World’s richest gather in Davos to tackle global poverty, but key leaders are missing
World political and business elites are gathering in Davos, Switzerland, for an annual forum on how to tackle global problems, like the increasing wealth gap between rich and poor. Several key leaders will be missing though.
This year the leader of the US, the UK and France will not be attending the World Economic Forum due to domestic troubles.
Donald Trump is busy with his government shutdown. Theresa May is bogged down by Brexit negotiations complete with defiant MPs and unyielding EU officials. Emmanuel Macron has crowds of yellow vest-wearing protesters, outraged at his austerity reforms. Arguably the biggest political name on the guest list is German Chancellor Angela Merkel.
On the other hand, Davos will be the first international visit for Brazil’s controversial new President Jair Bolsonaro, who is to deliver a speech later on Tuesday. Israeli Prime Minister Benjamin Netanyahu, a fellow right-wing strongman is attending too, despite facing corruption allegations and strong competition in the upcoming snap election at home.
As the gathering takes place, a new report by the British charity Oxfam, released last week, said the world’s 26 wealthiest people own as much as the poorest half of humanity – a new record of inequality for an increasingly economically disparate world.Also on rt.com Richest 26 people own same amount of wealth as poorest half of the world – Oxfam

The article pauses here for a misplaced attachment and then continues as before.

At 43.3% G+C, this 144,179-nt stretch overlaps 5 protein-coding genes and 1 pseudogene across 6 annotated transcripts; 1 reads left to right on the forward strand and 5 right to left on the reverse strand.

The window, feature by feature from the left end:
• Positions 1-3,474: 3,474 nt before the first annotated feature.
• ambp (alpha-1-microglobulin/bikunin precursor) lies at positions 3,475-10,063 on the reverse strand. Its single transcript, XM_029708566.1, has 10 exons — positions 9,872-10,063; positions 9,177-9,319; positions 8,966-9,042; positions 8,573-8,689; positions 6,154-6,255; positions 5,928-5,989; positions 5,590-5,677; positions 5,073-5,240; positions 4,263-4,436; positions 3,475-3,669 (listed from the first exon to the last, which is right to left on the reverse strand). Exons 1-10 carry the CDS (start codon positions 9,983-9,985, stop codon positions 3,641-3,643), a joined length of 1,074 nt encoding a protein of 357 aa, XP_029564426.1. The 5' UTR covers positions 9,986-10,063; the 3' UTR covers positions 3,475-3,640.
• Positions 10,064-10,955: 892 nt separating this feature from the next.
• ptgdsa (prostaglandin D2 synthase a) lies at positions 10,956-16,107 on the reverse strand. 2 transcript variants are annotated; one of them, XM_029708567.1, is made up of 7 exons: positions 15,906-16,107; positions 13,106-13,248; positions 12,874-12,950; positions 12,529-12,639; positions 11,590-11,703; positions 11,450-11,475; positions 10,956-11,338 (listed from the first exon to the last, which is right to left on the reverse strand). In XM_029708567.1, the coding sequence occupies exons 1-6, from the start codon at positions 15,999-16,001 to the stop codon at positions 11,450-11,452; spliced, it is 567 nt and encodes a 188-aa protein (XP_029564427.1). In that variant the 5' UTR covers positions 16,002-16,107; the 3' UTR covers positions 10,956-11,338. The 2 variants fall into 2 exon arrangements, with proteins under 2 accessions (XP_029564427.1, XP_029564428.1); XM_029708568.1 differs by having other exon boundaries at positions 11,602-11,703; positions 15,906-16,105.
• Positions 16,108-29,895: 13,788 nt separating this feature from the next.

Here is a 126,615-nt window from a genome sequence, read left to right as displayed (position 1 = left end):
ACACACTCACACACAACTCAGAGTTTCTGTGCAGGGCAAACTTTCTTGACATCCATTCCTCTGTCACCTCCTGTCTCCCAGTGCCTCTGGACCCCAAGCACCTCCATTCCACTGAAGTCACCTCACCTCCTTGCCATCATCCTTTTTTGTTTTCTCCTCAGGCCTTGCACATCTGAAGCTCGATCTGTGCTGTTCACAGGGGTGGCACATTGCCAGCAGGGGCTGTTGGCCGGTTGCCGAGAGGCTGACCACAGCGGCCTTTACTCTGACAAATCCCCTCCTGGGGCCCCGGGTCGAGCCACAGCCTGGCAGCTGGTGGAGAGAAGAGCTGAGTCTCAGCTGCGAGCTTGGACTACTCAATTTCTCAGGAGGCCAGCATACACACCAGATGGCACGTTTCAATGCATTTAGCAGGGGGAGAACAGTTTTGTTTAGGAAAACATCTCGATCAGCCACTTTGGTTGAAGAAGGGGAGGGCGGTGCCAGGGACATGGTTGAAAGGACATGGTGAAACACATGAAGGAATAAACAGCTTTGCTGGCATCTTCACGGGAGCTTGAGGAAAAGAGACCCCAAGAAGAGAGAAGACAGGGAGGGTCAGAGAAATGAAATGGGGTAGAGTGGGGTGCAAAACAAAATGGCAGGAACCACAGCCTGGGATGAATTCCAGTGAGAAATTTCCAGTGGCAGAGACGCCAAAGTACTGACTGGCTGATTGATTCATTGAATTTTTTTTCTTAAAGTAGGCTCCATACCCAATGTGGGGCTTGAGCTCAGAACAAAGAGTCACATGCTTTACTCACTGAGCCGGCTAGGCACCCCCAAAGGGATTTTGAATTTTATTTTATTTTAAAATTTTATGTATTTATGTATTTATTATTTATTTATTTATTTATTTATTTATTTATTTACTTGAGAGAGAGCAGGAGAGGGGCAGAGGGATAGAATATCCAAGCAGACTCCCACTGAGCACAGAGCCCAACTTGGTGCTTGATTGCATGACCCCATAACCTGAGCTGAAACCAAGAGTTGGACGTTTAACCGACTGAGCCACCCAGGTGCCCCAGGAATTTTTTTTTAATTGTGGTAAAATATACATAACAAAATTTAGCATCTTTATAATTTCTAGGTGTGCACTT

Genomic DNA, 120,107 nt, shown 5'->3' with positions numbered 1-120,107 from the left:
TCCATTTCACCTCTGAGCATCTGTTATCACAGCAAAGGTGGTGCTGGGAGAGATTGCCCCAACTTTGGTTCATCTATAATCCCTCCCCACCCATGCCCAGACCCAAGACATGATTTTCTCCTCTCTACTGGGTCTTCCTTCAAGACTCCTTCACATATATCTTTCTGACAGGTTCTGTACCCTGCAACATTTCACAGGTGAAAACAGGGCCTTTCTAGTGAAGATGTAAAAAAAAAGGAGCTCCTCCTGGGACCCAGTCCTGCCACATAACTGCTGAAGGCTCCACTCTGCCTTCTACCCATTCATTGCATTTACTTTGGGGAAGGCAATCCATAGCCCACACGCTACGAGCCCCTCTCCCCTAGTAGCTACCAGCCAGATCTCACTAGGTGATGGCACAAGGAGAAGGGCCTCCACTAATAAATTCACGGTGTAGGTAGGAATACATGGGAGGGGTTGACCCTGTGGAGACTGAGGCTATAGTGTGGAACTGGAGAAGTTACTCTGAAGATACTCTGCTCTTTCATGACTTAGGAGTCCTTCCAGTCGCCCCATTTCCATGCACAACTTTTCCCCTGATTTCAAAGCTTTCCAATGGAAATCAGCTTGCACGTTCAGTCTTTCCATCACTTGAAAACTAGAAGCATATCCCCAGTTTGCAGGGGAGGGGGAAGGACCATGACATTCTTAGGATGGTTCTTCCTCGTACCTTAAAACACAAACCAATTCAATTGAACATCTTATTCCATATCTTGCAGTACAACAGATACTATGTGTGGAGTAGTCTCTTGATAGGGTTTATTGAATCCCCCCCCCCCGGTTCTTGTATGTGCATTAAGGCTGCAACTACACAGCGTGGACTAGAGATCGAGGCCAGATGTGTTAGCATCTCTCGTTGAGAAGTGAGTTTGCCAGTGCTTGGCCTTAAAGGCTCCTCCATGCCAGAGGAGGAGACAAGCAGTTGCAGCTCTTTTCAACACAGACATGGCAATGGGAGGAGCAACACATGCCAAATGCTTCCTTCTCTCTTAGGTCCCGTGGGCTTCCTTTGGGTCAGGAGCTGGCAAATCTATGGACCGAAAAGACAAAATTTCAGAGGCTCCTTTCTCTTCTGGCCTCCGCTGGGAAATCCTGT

“We are seeing the picture is getting worse and worse. More and more wealth is being concentrated in the hands of fewer and fewer people each year,” Oxfam’s Toni Pearce told RT’s Going Underground program.
That wealth goes undertaxed while the poorest people pay a huge amount of taxes… And then very little tax money is being able to be spent on things like healthcare or education, which could be an equalizer for the people living in poverty.
Tackling poverty is one of the most persistent issues discussed at Davos, where the most powerful people in the world get together over champagne and caviar and talk about how this problem can be solved. As the Oxfam report shows, those discussions don’t really result in tangible solutions.
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